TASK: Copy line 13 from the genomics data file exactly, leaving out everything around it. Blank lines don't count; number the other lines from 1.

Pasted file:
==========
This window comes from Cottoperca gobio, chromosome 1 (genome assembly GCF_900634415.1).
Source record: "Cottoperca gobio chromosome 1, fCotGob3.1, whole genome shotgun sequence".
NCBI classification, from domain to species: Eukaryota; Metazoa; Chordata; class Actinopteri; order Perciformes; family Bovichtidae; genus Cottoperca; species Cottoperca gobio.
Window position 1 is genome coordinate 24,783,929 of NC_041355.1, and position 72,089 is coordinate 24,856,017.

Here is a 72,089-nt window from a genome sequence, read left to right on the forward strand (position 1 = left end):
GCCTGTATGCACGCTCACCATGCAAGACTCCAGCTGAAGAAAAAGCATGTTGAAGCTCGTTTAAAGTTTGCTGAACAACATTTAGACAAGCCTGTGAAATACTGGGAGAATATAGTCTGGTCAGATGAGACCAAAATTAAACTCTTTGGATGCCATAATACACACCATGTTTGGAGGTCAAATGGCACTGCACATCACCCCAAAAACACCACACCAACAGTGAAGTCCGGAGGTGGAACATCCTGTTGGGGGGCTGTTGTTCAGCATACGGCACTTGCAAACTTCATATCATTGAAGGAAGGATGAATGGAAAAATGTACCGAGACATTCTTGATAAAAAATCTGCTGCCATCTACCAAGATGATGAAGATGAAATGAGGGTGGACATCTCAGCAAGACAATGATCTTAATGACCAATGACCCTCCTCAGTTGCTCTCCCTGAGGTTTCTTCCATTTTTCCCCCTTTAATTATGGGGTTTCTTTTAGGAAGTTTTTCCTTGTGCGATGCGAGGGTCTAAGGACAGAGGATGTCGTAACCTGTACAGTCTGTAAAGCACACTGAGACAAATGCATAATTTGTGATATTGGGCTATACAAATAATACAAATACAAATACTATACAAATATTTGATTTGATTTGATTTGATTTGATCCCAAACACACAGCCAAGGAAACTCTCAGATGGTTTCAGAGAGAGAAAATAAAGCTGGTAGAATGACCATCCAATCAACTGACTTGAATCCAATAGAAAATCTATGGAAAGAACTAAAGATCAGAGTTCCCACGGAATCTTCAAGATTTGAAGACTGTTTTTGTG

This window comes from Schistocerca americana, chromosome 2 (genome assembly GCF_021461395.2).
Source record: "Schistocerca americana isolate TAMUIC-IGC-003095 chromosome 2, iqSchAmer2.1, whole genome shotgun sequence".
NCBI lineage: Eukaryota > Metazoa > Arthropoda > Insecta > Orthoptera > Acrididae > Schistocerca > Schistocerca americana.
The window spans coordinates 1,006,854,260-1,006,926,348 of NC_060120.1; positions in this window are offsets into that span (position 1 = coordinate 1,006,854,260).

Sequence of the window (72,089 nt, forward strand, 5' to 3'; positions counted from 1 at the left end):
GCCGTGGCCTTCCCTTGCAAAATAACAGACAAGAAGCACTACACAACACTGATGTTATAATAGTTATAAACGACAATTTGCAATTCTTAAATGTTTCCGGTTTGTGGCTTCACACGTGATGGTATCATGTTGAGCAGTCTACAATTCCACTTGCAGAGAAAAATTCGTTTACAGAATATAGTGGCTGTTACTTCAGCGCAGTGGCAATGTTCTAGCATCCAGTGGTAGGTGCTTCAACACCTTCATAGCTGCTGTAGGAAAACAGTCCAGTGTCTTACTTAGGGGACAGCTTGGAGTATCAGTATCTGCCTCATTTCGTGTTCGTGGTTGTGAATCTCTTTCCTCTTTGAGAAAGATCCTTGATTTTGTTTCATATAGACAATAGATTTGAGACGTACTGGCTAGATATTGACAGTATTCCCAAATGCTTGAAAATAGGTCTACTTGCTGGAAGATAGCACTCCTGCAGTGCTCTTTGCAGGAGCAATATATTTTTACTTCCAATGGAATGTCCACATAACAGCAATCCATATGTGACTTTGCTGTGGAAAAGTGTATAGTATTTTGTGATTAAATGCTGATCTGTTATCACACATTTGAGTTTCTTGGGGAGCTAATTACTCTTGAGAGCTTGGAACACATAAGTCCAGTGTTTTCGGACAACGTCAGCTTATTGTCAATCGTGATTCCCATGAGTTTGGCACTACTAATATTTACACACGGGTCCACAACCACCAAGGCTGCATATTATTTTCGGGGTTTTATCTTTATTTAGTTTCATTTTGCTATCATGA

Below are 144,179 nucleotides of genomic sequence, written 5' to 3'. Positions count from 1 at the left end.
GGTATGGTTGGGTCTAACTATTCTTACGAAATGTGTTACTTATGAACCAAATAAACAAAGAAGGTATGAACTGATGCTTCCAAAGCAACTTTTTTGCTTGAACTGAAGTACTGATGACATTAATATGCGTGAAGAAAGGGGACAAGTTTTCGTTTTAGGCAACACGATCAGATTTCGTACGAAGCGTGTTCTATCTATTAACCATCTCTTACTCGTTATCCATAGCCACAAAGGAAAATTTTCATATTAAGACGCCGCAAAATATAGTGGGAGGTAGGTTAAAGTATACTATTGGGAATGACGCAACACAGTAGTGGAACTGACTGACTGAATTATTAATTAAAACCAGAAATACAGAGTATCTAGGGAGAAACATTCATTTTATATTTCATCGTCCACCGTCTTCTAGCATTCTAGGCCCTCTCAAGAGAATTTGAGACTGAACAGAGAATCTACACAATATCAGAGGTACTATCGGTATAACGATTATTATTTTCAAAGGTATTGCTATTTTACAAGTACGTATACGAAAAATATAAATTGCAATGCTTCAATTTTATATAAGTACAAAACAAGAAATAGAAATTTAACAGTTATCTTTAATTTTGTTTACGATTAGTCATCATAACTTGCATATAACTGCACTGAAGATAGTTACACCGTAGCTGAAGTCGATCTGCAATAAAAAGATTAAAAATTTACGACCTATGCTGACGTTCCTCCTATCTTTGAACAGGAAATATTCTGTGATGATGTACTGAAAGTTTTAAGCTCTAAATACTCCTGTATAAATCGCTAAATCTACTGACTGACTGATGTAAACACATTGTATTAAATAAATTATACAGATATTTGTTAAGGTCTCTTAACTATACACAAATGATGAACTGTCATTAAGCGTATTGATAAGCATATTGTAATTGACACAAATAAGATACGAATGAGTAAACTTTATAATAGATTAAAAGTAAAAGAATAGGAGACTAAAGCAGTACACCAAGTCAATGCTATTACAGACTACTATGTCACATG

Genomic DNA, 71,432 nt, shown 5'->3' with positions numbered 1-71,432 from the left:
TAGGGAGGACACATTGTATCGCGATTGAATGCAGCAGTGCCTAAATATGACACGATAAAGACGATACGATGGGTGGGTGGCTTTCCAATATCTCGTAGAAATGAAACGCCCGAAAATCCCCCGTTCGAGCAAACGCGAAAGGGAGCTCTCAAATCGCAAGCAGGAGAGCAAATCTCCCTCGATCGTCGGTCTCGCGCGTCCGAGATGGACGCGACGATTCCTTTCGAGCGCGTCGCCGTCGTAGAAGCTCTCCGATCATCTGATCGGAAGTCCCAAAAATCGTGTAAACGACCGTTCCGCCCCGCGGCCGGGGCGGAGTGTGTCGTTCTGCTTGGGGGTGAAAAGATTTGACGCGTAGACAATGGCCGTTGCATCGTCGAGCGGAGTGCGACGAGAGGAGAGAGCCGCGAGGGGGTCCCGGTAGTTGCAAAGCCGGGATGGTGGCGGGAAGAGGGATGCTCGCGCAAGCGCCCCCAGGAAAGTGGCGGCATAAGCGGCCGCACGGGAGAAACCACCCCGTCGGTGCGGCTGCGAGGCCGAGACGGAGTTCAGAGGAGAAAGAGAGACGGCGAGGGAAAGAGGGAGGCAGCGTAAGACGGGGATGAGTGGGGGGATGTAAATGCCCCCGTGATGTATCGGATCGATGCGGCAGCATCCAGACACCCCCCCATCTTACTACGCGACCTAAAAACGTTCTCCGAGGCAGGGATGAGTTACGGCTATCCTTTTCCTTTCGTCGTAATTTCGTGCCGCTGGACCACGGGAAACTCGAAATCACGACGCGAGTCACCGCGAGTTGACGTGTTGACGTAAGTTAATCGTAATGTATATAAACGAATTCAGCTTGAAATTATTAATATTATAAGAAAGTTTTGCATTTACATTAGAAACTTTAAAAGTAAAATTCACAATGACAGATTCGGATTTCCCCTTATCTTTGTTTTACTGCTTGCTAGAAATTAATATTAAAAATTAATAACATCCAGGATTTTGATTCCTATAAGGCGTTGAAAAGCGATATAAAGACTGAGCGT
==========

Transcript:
Below are 144,179 nucleotides of genomic sequence, written 5' to 3'. Positions count from 1 at the left end.